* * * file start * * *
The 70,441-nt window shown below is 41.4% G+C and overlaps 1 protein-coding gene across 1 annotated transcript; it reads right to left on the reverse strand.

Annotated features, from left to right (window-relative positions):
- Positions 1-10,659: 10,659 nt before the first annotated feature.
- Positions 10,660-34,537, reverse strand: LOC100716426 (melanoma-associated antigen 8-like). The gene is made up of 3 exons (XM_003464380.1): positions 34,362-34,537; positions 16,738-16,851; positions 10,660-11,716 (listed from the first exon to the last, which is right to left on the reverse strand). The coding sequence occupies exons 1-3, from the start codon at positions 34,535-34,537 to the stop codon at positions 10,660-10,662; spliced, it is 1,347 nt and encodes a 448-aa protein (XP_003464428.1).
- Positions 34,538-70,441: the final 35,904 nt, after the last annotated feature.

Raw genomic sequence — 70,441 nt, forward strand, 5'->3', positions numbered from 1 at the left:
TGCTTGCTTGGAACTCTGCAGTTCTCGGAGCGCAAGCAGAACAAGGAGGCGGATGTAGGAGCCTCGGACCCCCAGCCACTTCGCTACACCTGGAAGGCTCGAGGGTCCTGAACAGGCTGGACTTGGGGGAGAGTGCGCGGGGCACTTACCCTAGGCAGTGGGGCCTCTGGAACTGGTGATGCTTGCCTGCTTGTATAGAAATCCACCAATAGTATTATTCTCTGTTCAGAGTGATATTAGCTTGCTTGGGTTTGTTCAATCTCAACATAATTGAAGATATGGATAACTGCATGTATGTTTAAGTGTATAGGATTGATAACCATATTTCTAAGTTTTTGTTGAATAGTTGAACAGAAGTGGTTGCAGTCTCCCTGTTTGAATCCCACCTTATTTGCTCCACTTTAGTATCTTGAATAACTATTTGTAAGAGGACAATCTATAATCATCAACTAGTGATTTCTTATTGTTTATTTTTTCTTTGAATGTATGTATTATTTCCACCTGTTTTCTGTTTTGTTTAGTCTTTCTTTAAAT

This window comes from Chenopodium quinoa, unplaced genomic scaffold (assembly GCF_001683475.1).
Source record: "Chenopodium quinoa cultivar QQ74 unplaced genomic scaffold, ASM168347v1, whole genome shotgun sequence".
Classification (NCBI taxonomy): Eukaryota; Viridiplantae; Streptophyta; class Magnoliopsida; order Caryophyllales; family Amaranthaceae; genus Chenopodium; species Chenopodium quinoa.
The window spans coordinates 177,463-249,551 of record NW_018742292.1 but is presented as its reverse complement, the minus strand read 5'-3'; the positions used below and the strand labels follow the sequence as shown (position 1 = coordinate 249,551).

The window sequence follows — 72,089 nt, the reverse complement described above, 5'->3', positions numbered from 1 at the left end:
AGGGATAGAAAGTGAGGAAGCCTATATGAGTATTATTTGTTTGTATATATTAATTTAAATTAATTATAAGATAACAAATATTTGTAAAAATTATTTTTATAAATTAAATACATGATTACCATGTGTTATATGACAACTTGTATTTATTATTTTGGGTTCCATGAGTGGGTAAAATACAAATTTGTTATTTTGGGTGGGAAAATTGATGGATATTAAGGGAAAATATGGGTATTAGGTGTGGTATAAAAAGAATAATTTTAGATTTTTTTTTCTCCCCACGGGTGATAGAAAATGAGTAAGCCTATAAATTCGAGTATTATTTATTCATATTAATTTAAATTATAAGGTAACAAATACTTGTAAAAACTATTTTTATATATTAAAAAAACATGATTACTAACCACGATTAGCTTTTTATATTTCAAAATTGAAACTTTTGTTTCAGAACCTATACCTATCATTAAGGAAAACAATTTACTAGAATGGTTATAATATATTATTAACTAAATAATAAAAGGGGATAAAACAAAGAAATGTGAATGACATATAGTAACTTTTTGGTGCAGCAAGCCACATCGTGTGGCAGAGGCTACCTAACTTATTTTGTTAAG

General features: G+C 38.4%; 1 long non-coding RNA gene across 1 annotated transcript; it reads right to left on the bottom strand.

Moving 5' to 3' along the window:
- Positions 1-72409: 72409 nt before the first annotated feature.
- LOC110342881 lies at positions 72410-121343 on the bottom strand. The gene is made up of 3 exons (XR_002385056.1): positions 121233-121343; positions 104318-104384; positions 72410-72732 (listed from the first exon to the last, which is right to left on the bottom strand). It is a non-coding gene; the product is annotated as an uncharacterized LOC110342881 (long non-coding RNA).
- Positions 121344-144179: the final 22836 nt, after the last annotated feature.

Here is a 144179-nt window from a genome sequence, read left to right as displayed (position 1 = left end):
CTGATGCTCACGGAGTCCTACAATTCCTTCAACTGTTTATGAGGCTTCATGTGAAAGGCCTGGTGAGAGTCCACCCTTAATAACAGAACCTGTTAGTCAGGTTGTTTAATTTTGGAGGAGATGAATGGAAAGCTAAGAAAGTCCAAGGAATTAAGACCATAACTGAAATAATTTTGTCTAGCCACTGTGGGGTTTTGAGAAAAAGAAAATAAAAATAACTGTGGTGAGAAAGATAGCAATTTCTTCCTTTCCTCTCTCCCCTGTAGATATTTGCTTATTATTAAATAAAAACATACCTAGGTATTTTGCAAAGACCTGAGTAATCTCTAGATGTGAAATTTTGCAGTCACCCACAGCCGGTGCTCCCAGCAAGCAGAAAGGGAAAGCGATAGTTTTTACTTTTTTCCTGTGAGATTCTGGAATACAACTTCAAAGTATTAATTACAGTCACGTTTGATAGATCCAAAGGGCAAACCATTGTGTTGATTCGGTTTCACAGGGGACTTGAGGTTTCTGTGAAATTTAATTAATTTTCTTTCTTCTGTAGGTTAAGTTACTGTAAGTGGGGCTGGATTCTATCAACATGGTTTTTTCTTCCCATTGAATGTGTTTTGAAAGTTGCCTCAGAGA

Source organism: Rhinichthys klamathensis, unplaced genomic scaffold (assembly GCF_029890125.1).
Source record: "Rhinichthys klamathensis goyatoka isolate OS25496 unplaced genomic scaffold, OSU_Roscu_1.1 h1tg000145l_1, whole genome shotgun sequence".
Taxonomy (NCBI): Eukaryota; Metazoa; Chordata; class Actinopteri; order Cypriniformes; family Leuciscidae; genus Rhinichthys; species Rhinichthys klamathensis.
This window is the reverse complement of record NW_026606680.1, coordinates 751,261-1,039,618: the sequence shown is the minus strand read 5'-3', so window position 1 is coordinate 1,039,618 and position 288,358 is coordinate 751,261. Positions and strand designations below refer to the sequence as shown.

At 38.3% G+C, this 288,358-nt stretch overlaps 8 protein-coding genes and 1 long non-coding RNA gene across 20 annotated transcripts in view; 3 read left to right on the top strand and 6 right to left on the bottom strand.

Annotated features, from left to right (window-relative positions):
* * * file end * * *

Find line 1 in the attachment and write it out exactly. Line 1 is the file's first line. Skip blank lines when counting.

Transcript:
The 70,441-nt window shown below is 41.4% G+C and overlaps 1 protein-coding gene across 1 annotated transcript; it reads right to left on the reverse strand.